LACONIA — Officials of the New Hampshire Department of Transportation (DOT) outlined two plans for reconstructing the bridge where Rte. 3 crosses the old Boston & Maine railway line at Weirs Beach — one that would close the bridge and complete the job in a month and another that would keep one lane open and complete the job in four months — to a group of local officials and business business owners gathered at City Hall on Tuesday night.
The bridge dates from the 1890s when the split stone abutments were built and the concrete slab was added when the bridge opened in 1933. It was added to the so-called Red List of failing bridges in 2009, currently ranks 40th on the DOT's bridge priority list and is scheduled to be rebuilt in 2020. Although the bridge has no posted weight restrictions, the deck and superstructure are both rated "poor" and the abutments are rated "fair". A traffic count in 2011 found that the bridge carried a average of 13,000 vehicles — five percent of them trucks — daily during the summer season.
John Sargent, a design engineer at the DOT, said that the location of the bridge in the center of the Weirs and its place in the regional traffic network posed challenges for the project. He explained that if the bridge is closed to through-traffic during construction, traffic would have to be detoured around an 18.3 mile loop — a half-hour drive — which would mirror the re-routing of traffic when the bridge over the Weirs Channel is occasionally closed to four-wheel vehicles during Motorcycle Week. Consequently, planning a route for emergency vehicles to bypass the bridge is a high priority.
At the same time, Sargent said that if the bridge were kept open to one-lane traffic its proximity to Lakeside Avenue, Channel Lane and private driveways as well as the lack of stacking space for stopped vehicles would require an elaborate signalized intersection. Even then, he expected, there would be significant congestion during the four months of construction. Moreover, phasing construction over four months would add an estimated 25 percent to the cost of the project.
Bob Durfee, an engineer with Dubois & King who has worked at Weirs Beach, called closing the bridge "a non-starter" because of the volume of traffic flowing along Rte. 3 throughout the year. However, others agreed with the man who said "four months would be far too long for businesses" and urged the DOT to build the bridge "as quickly as possible."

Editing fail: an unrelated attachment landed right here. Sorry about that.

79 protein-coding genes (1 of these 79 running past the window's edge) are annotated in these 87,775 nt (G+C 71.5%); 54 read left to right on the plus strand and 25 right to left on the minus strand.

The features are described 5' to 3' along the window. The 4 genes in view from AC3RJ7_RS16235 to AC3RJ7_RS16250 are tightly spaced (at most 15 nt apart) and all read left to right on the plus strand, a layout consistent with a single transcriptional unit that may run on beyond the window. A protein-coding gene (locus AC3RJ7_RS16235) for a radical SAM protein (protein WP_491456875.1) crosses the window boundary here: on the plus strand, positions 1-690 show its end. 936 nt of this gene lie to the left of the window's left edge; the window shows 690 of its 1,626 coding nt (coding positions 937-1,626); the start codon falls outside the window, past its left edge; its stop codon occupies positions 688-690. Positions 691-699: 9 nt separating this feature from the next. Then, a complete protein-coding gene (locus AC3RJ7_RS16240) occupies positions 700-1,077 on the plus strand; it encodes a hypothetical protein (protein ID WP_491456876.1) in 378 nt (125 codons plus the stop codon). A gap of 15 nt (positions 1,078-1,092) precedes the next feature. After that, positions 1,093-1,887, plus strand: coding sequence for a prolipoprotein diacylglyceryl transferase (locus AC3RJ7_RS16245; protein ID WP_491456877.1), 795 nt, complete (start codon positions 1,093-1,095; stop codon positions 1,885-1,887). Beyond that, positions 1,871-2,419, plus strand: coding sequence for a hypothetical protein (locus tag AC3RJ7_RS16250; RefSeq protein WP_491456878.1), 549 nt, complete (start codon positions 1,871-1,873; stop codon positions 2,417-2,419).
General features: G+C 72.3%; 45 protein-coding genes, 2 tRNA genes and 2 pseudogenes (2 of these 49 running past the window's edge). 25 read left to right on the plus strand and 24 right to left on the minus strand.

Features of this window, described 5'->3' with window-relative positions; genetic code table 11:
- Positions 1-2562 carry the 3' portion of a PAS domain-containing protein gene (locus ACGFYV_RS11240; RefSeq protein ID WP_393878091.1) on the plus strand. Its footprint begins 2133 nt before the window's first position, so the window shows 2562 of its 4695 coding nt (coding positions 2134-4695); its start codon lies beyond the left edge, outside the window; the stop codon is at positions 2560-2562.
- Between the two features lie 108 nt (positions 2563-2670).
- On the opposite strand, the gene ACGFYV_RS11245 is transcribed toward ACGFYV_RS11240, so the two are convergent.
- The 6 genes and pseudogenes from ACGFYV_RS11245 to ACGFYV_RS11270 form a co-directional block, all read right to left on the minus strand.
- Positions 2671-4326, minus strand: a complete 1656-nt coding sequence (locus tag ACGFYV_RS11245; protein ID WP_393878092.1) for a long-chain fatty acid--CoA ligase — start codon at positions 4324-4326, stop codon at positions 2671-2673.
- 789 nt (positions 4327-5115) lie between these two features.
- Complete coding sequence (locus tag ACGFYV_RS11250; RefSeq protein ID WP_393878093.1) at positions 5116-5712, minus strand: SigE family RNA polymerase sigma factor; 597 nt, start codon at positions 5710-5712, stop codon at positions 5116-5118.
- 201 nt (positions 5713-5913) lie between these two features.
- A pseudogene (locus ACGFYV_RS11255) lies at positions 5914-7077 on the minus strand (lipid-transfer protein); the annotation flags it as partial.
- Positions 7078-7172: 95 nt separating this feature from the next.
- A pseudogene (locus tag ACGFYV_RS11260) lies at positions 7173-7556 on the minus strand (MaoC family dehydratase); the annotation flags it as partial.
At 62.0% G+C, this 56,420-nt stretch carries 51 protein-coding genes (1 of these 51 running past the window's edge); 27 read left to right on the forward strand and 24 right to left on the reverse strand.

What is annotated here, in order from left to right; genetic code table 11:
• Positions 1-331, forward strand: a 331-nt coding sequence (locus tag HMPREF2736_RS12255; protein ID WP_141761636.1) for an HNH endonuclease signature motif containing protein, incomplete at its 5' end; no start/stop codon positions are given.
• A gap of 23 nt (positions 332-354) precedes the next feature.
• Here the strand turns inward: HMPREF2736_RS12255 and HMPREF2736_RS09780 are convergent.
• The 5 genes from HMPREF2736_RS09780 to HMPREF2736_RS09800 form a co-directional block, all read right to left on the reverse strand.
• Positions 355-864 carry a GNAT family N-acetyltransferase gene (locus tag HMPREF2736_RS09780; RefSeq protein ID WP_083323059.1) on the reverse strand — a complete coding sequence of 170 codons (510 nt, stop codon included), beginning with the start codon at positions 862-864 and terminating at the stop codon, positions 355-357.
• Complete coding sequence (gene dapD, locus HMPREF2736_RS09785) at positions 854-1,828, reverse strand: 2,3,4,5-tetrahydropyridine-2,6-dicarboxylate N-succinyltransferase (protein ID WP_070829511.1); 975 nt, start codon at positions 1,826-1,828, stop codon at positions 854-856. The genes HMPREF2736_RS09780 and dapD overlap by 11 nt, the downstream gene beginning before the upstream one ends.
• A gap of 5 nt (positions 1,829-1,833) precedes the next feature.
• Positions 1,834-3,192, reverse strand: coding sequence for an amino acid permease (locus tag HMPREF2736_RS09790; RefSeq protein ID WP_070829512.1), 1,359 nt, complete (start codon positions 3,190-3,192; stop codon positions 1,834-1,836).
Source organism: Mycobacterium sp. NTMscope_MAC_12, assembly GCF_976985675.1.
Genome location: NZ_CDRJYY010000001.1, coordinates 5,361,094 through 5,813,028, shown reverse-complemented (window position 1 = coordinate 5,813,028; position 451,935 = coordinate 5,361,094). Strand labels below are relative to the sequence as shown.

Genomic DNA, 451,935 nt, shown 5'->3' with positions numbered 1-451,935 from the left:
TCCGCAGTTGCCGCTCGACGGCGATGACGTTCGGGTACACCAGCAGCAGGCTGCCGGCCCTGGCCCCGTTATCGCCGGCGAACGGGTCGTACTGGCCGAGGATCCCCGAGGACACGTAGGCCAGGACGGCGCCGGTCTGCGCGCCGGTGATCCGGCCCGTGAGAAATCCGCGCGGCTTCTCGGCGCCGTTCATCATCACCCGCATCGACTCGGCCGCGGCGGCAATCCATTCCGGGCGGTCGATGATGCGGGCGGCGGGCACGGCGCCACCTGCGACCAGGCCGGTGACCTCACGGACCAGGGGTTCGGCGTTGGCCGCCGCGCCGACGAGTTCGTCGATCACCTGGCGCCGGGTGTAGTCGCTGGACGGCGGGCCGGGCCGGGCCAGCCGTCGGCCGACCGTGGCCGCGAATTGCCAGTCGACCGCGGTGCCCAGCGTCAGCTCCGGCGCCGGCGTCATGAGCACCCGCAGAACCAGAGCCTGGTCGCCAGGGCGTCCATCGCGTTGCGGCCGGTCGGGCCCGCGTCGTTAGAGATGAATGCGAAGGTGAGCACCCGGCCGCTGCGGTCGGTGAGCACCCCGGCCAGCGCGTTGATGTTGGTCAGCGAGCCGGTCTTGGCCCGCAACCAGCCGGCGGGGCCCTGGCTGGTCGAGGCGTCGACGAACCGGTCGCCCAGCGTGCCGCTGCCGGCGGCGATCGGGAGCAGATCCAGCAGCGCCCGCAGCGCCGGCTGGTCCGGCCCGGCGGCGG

Sargent said that closing the bridge would require detouring traffic and finding a by pass for emergency vehicles was a priority. He suggested it might be possible to route traffic along Channel Lane to an unimproved private right-of-way that runs north of the Paugus Bay Campground and connects with Hillard Road. He said while the road would be passable by ambulances and cruisers it would require some improvements to carry larger vehicles like ladder trucks.
Alternatively, Jeff Thurston of Thurston Marine said that the firm has an easement to cross from its property to the Weirs Beach Drive-In Theater, which is owned by Patricia Baldi, and access Rte. 3 beneath the marquee, which might also provide a bypass. "The toll we would charge would be minimal," he quipped.
The timing of the construction, which should avoid both the summer traffic and the winter weather, also presents a challenge, Sargent said. "March is the best roll of the dice," Thurston remarked.
Mark Richardson, administrator of the Bureau of Bridge Design at DOT, said that there is $1.5 million for the project allocated in the Ten-Year Highway Plan. He anticipated the design and engineering would be completed in time to solicit bids in 2019 and undertake construction in 2020.